When we read about cases involving non-violent, economic crimes in Minnesota, the stories are often quite sensational and involve massive amounts of money. But the truth is that not every person who gets involved in these activities is engaged in some sophisticated, high-level scheme. In fact, many people in Minnesota who face charges related to white collar crime never intend to misappropriate funds. Or they may believe that they are not hurting anyone by taking money or property from an employer.
But prosecutors and law enforcement are aggressive in pursuing convictions for these crimes, no matter what amount of money or fraud is involved. And the more charges they can stack against a person, the more likely it is that he or she will plead guilty to at least one of those charges. That is why people accused of white collar crime in Minnesota will want to take the charges seriously and seek legal help in defending themselves.
Even a small mistake can have serious consequences. An employee who is in financial dire straits and makes a misguided decision to take money from an employer can be charged. People can also get charged for being associated with this activity, even if they are not aware that what they are doing is unlawful. But as the numbers increase and the acts of misconduct multiply, so too can the consequences for these types of white collar crime.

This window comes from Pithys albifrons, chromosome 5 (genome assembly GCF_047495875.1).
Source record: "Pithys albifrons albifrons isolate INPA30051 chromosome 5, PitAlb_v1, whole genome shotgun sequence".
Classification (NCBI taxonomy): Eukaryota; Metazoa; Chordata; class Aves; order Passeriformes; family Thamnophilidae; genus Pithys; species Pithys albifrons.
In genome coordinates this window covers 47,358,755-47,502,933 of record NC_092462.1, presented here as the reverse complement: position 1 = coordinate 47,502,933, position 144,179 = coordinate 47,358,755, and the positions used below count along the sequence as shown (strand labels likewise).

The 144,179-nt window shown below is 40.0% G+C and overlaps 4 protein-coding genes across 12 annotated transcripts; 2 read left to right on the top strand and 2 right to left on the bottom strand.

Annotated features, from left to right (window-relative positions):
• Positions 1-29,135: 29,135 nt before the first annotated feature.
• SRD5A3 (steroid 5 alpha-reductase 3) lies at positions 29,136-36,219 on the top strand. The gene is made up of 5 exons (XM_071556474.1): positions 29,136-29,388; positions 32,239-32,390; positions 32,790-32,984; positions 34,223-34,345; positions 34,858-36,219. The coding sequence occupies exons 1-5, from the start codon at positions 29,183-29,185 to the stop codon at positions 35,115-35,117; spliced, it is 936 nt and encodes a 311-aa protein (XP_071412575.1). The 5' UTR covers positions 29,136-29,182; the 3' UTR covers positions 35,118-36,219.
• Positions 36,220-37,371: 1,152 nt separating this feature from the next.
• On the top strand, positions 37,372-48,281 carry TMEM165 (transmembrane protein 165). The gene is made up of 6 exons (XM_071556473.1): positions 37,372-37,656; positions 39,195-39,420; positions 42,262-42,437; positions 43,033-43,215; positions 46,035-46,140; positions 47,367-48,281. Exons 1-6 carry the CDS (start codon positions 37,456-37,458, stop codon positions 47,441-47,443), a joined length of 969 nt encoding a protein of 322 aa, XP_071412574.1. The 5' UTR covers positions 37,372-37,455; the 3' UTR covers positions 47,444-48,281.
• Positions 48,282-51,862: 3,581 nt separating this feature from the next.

For example, many Minnesota residents may be familiar with the Ponzi scheme run by businessman Tom Petters. The sums of money involved in that case topped $3.5 billion and it made national headlines. Recently, a hedge fund manager with ties to the operation and convicted of defrauding investors was sentenced to more than 17 years in prison. This lengthy sentence was ordered even though Fry was accused only of being involved in the scheme, not actually knowing about it.
This case illustrates the very real consequences that a person can face if he or she is convicted of white collar crime. Most people are not involved in embezzlement or fraud at even close to these levels. Still, they can face jail time, fines and a criminal record if they are convicted. In order to avoid conviction or overly-harsh punishments or prison sentences, many people in this situation work with an attorney to defend themselves against charges.
Source: Pioneer Press, “Petters fundraiser James Fry sentenced to 17.5 years in prison,” John Welbes, Oct. 9, 2013